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The Ins and Outs of Early Intervention

Working With Disadvantaged Families

Published August 6, 2015 9:20 AM by jasna cowan

Is the socioeconomic status of the parents of a child receiving speech therapy important information to know as an educator/interventionist?

I believe it is not just important, but that it is vital.

Whether you come out and ask those questions directly or not, there are some subtle signs from a parent in experiencing financial difficulty that can indicate considerations and flexibility on our part as providers.

For example, as an assessor, I come in with all of these fancy toys like puzzles, stacking cups, and spinning tops. When I use these in my assessment and therapy, I always follow up with the questions about whether the child uses these types of toys on a daily basis.

We cannot assume, however, that just because a child can't complete a puzzle that this is a sign of a cognitive delay, however. What about when the parent says we don't have any of those things because we cannot afford them, so I have never taught him to use a puzzle before.

Very quickly, the parent starts to blame themselves for their child's delays, because they have not provided them with these toys.

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Sometimes, I feel like there is a double-edged sword about being a therapist that brings in "fancy toys" that the family cannot afford. For a family like this, we need to be open to using a combination of new toys for exposure purposes, but also remembering to make the most of what the family has or can acquire.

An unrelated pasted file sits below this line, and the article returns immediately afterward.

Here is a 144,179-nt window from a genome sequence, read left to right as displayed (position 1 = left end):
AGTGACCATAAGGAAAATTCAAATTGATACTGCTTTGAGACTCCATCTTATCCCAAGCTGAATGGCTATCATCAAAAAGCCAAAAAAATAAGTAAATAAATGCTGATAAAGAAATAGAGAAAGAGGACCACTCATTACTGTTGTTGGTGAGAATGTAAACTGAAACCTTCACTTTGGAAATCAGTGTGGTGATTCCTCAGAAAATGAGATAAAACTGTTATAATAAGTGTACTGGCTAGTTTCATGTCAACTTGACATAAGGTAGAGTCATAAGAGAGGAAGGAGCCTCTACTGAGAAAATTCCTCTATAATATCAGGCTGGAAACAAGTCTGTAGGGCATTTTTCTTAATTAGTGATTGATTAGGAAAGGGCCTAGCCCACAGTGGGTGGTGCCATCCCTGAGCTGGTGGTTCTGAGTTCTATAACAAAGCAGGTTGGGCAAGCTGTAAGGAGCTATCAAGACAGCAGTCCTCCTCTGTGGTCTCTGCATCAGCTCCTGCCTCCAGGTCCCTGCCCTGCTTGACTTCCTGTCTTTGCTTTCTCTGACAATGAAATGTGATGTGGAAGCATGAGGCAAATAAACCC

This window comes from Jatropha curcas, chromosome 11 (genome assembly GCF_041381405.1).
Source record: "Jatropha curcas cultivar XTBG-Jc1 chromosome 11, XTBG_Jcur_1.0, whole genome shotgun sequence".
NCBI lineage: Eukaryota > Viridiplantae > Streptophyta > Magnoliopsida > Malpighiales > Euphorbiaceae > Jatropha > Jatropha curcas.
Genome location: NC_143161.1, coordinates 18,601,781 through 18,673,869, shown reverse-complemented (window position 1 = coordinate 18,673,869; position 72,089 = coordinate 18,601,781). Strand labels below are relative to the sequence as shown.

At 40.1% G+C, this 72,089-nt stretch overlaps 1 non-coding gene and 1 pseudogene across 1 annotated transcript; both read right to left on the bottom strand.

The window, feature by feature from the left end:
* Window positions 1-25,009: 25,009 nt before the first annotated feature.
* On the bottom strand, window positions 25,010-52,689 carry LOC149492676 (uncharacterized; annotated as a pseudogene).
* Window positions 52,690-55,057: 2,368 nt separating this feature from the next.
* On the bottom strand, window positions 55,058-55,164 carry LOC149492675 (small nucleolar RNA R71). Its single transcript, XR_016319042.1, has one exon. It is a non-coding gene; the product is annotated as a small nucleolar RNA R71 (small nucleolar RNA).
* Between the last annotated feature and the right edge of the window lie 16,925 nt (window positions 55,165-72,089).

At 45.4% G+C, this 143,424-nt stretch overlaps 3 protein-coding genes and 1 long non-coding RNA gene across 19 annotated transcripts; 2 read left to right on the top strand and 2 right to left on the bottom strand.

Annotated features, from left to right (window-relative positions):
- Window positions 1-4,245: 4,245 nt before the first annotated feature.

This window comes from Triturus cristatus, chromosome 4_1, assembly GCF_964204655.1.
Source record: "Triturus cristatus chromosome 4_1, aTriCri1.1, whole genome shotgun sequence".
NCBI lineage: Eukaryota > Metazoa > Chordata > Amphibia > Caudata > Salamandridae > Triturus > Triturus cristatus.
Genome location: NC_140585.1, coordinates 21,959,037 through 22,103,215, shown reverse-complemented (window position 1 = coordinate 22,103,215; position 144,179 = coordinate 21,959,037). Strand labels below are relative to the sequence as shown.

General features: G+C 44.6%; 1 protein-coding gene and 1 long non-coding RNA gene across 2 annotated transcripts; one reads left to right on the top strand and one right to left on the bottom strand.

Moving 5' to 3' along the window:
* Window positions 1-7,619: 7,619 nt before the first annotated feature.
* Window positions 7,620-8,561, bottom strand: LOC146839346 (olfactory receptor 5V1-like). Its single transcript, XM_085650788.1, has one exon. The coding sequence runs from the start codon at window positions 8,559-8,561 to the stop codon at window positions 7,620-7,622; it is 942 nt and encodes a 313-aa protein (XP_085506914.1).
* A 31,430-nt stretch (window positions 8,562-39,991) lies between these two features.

Instead of fancy toy microphones to elicit imitation, try using a plastic cup in the family’s kitchen. Instead of toy musical instruments, teach the parent and child to use a wooden spoon and a pot instead. Even books are extremely costly, so how about finding the parent a way to get the high priced books for free or on loan, perpas even from the local library?

We have to be extremely careful with the message we send to parents when we bring our "fancy toys" into therapy. We don't want to leave the parent with the notion that such things are going to make their child speak or learn faster. The message we need to send or consider sending would be that they, the parent, should become and be the toy for their child.

Fancy toys are not a necessity for progressing a child’s speech or other skills. It is the parent, i.e., how open they are to play, and how willing, fun creative they can be with toys or objects already in the home so the child has daily practice which matters.

Fancy toys do not make for fancier speech skills.

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